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Urban Retreat was weeks ago and I’m still suffering withdrawals . Unless you have been to retreat, it is hard to explain the energy, the amazingness, that is a roomful of youth activists and their mentors all working together to find better ways to be make the world more wonderful. I was going to write a review of it, but you would have to literally become an empath and feel my feelings to understand.

 

The only downfall of retreat is that reality seems a lot sharper when you get back. If I’ve learned anything about advocacy, it is that rarely are you dealing with monsters. Take Luke Skywalker and Dark Vader: Was Vader truly evil? No. He was just deceived into joining the dark side by the Emperor. BUT LUKE DIDN’T GIVE UP ON HIM! It’s hard to believe that Dark Vader is not evil when he’s killing rebels, just like its hard to believe that the people refusing to see why not legalizing gay marriage is a violation of human rights are not evil, but rarely, very rarely, are people just pure evil.

 

I mean Hitler, obviously, but then again I didn’t know him personally so even that is subject to contestation.

 

When you go to Urban Retreat, the whole weekend instills in you this very real sense that change CAN happen and WILL happen and the world WILL be better. This mindset is very thrilling and builds a reservoir of hope that is very useful to drawn upon whenever the good fight is getting one down.

 

Yet, when you are in this mindset, this THE WORLD WILL CHANGE BECAUSE WE’RE AWESOME mindset, it usually becomes (for me at least) THE WORLD WILL CHANGE RIGHT THIS SECOND BECAUSE WE’RE AWESOME. My carefully cultivated patience with those not-evil people who are stopping me from making the world awesome is suddenly very thin. I cannot comprehend why they cannot comprehend that THEY ARE WRONG. I try to make it a habit to always keep in mind where people are coming from when I debate with them, but when I have spent so much time with people who are ALL coming from the same place, suddenly IT IS SO MUCH HARDER.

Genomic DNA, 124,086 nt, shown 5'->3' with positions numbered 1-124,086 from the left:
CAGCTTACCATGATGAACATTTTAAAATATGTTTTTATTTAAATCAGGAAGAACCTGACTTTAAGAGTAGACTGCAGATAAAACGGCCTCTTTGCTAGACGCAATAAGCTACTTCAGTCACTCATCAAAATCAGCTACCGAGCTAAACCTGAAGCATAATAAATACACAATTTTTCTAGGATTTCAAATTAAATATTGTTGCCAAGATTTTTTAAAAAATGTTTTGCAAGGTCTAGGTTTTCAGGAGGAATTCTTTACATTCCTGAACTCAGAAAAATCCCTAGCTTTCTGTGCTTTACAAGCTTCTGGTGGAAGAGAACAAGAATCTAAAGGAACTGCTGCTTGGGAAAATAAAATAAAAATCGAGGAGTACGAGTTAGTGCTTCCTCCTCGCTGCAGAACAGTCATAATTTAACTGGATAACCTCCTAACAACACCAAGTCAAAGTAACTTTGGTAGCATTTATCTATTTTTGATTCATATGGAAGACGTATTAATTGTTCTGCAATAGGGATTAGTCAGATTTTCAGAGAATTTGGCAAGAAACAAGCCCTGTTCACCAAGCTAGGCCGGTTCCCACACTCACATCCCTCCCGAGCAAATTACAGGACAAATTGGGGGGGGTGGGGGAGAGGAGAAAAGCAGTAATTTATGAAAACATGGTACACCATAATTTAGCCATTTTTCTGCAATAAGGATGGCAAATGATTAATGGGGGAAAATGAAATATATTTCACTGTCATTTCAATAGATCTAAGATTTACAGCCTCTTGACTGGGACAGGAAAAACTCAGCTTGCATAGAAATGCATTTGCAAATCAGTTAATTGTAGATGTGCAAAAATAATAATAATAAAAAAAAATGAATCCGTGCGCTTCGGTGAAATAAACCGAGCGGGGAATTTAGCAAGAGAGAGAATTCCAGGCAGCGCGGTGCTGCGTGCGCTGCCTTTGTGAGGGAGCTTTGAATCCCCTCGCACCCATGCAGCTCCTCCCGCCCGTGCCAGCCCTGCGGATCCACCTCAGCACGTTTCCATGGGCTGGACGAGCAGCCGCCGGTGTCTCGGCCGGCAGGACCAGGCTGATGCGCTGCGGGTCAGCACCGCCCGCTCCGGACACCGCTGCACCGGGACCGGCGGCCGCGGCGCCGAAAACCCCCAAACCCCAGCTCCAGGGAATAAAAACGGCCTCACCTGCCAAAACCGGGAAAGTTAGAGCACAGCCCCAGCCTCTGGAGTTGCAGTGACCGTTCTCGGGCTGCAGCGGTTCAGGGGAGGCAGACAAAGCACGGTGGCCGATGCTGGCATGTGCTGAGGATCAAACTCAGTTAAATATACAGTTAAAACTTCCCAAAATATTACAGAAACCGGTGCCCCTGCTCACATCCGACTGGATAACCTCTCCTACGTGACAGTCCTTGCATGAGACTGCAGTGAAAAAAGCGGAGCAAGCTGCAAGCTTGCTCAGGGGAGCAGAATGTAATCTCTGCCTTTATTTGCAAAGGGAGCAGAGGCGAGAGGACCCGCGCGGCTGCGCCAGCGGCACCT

The fact that I go to an HBCU has exacerbated this when it comes to race. The fact that racism is pervasive and is instilled in our culture, our school systems, our politics, etc., even if it is not as blatant as it was fifty years ago, is something I now have a hard time believing is not universal knowledge. I didn’t even really comprehend it fully until a few months ago (and I come to a better understanding each day) but being here, surrounded by people who are having the same revelation, suddenly I expect the entire world to know it, and fix the problem. Now.

Then reality hits.

 

Sometimes I encounter not-evil people who say ignorant and hurtful things, who are stuck in prejudicial mindsets, and who unknowingly perpetuate a culture that is inherently cruel and I expect them to jump from that to fixed in mili-seconds. We can go from A to Z without including the rest of the alphabet. Rome shall be built in a day. No waiting! Ever!

The reality is cultural advocacy is both the slowest and the most effective advocacy that exists because it focuses on individuals. It focuses on changing good people’s hurtful mindsets and creating a culture that promotes equality and human decency. Completely revamping culture, however, is not a microwave process. It’s a slow cooker process. The food is infinitely better BUT IT TAKES TIME.

 

You cannot save the Emperor. He’s evil (like Hitler). But we can try to save Dark Vader. When cruel people do cruel things it is to be expected (though strongly disparaged).
When good people do cruel things it is unacceptable.

 

Slowly but surely, we will put a stop to that.

 

Categories: Peer Education